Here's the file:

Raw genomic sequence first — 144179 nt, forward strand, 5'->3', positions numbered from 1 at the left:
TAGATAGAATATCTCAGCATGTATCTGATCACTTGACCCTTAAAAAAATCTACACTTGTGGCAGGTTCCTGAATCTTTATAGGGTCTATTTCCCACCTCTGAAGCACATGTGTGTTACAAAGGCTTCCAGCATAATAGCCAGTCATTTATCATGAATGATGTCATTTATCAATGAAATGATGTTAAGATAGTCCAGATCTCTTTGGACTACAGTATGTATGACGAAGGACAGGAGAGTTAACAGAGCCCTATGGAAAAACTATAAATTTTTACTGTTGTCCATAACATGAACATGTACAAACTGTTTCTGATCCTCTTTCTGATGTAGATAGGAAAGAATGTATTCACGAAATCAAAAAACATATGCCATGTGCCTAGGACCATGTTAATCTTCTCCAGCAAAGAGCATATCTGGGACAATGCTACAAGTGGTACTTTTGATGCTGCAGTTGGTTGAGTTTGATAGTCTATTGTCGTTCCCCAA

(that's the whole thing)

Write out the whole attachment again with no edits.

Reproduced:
Raw genomic sequence first — 144179 nt, forward strand, 5'->3', positions numbered from 1 at the left:
TAGATAGAATATCTCAGCATGTATCTGATCACTTGACCCTTAAAAAAATCTACACTTGTGGCAGGTTCCTGAATCTTTATAGGGTCTATTTCCCACCTCTGAAGCACATGTGTGTTACAAAGGCTTCCAGCATAATAGCCAGTCATTTATCATGAATGATGTCATTTATCAATGAAATGATGTTAAGATAGTCCAGATCTCTTTGGACTACAGTATGTATGACGAAGGACAGGAGAGTTAACAGAGCCCTATGGAAAAACTATAAATTTTTACTGTTGTCCATAACATGAACATGTACAAACTGTTTCTGATCCTCTTTCTGATGTAGATAGGAAAGAATGTATTCACGAAATCAAAAAACATATGCCATGTGCCTAGGACCATGTTAATCTTCTCCAGCAAAGAGCATATCTGGGACAATGCTACAAGTGGTACTTTTGATGCTGCAGTTGGTTGAGTTTGATAGTCTATTGTCGTTCCCCAA